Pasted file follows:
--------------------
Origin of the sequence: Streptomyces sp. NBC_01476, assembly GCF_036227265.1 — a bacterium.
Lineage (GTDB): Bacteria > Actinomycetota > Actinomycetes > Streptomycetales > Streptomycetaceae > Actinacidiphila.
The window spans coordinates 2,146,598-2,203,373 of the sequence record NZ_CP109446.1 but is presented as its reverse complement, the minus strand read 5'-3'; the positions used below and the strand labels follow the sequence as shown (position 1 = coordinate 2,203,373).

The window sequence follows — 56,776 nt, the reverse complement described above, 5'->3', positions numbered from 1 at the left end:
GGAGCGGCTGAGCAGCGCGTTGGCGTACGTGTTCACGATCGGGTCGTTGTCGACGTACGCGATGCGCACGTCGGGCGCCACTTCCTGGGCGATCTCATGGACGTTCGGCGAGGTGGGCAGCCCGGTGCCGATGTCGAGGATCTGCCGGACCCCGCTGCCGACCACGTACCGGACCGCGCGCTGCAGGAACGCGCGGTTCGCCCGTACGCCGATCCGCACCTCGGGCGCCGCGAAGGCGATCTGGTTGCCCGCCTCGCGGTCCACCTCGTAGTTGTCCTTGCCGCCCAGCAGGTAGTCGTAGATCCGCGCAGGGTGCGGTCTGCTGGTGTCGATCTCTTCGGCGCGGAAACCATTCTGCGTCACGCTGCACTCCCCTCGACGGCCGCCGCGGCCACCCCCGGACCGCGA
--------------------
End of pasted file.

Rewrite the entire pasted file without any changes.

Origin of the sequence: Streptomyces sp. NBC_01476, assembly GCF_036227265.1 — a bacterium.
Lineage (GTDB): Bacteria > Actinomycetota > Actinomycetes > Streptomycetales > Streptomycetaceae > Actinacidiphila.
The window spans coordinates 2,146,598-2,203,373 of the sequence record NZ_CP109446.1 but is presented as its reverse complement, the minus strand read 5'-3'; the positions used below and the strand labels follow the sequence as shown (position 1 = coordinate 2,203,373).

The window sequence follows — 56,776 nt, the reverse complement described above, 5'->3', positions numbered from 1 at the left end:
GGAGCGGCTGAGCAGCGCGTTGGCGTACGTGTTCACGATCGGGTCGTTGTCGACGTACGCGATGCGCACGTCGGGCGCCACTTCCTGGGCGATCTCATGGACGTTCGGCGAGGTGGGCAGCCCGGTGCCGATGTCGAGGATCTGCCGGACCCCGCTGCCGACCACGTACCGGACCGCGCGCTGCAGGAACGCGCGGTTCGCCCGTACGCCGATCCGCACCTCGGGCGCCGCGAAGGCGATCTGGTTGCCCGCCTCGCGGTCCACCTCGTAGTTGTCCTTGCCGCCCAGCAGGTAGTCGTAGATCCGCGCAGGGTGCGGTCTGCTGGTGTCGATCTCTTCGGCGCGGAAACCATTCTGCGTCACGCTGCACTCCCCTCGACGGCCGCCGCGGCCACCCCCGGACCGCGA